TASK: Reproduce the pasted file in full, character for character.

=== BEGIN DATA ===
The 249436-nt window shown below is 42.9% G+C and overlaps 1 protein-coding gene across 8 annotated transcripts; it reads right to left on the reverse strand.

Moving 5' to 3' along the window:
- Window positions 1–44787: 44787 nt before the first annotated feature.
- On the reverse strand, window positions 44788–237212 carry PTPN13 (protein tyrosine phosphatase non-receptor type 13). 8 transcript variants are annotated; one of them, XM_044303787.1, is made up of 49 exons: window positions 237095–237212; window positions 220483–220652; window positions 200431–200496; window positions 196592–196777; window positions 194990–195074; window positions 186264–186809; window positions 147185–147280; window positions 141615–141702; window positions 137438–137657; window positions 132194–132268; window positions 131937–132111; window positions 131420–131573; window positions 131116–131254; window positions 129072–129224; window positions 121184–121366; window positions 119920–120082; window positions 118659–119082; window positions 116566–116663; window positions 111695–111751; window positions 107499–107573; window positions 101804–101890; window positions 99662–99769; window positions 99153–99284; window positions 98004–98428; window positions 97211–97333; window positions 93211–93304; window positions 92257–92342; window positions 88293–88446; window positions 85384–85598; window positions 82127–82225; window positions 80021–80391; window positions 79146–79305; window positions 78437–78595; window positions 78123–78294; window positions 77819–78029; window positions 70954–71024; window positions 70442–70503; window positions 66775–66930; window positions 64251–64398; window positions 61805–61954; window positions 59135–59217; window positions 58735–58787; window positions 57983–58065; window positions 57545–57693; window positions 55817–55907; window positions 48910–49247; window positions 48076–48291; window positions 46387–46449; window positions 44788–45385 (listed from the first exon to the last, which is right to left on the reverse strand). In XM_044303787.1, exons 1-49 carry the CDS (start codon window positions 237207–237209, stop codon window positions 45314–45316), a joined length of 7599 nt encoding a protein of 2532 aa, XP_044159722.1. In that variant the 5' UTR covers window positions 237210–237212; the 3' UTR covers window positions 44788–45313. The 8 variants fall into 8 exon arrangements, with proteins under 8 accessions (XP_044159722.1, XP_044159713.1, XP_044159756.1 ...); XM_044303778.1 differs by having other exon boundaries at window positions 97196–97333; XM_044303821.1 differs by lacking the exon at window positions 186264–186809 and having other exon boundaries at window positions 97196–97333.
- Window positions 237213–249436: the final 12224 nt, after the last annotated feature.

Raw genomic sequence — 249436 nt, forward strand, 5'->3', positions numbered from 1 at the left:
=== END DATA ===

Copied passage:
The 249436-nt window shown below is 42.9% G+C and overlaps 1 protein-coding gene across 8 annotated transcripts; it reads right to left on the reverse strand.

Moving 5' to 3' along the window:
- Window positions 1–44787: 44787 nt before the first annotated feature.
- On the reverse strand, window positions 44788–237212 carry PTPN13 (protein tyrosine phosphatase non-receptor type 13). 8 transcript variants are annotated; one of them, XM_044303787.1, is made up of 49 exons: window positions 237095–237212; window positions 220483–220652; window positions 200431–200496; window positions 196592–196777; window positions 194990–195074; window positions 186264–186809; window positions 147185–147280; window positions 141615–141702; window positions 137438–137657; window positions 132194–132268; window positions 131937–132111; window positions 131420–131573; window positions 131116–131254; window positions 129072–129224; window positions 121184–121366; window positions 119920–120082; window positions 118659–119082; window positions 116566–116663; window positions 111695–111751; window positions 107499–107573; window positions 101804–101890; window positions 99662–99769; window positions 99153–99284; window positions 98004–98428; window positions 97211–97333; window positions 93211–93304; window positions 92257–92342; window positions 88293–88446; window positions 85384–85598; window positions 82127–82225; window positions 80021–80391; window positions 79146–79305; window positions 78437–78595; window positions 78123–78294; window positions 77819–78029; window positions 70954–71024; window positions 70442–70503; window positions 66775–66930; window positions 64251–64398; window positions 61805–61954; window positions 59135–59217; window positions 58735–58787; window positions 57983–58065; window positions 57545–57693; window positions 55817–55907; window positions 48910–49247; window positions 48076–48291; window positions 46387–46449; window positions 44788–45385 (listed from the first exon to the last, which is right to left on the reverse strand). In XM_044303787.1, exons 1-49 carry the CDS (start codon window positions 237207–237209, stop codon window positions 45314–45316), a joined length of 7599 nt encoding a protein of 2532 aa, XP_044159722.1. In that variant the 5' UTR covers window positions 237210–237212; the 3' UTR covers window positions 44788–45313. The 8 variants fall into 8 exon arrangements, with proteins under 8 accessions (XP_044159722.1, XP_044159713.1, XP_044159756.1 ...); XM_044303778.1 differs by having other exon boundaries at window positions 97196–97333; XM_044303821.1 differs by lacking the exon at window positions 186264–186809 and having other exon boundaries at window positions 97196–97333.
- Window positions 237213–249436: the final 12224 nt, after the last annotated feature.

Raw genomic sequence — 249436 nt, forward strand, 5'->3', positions numbered from 1 at the left: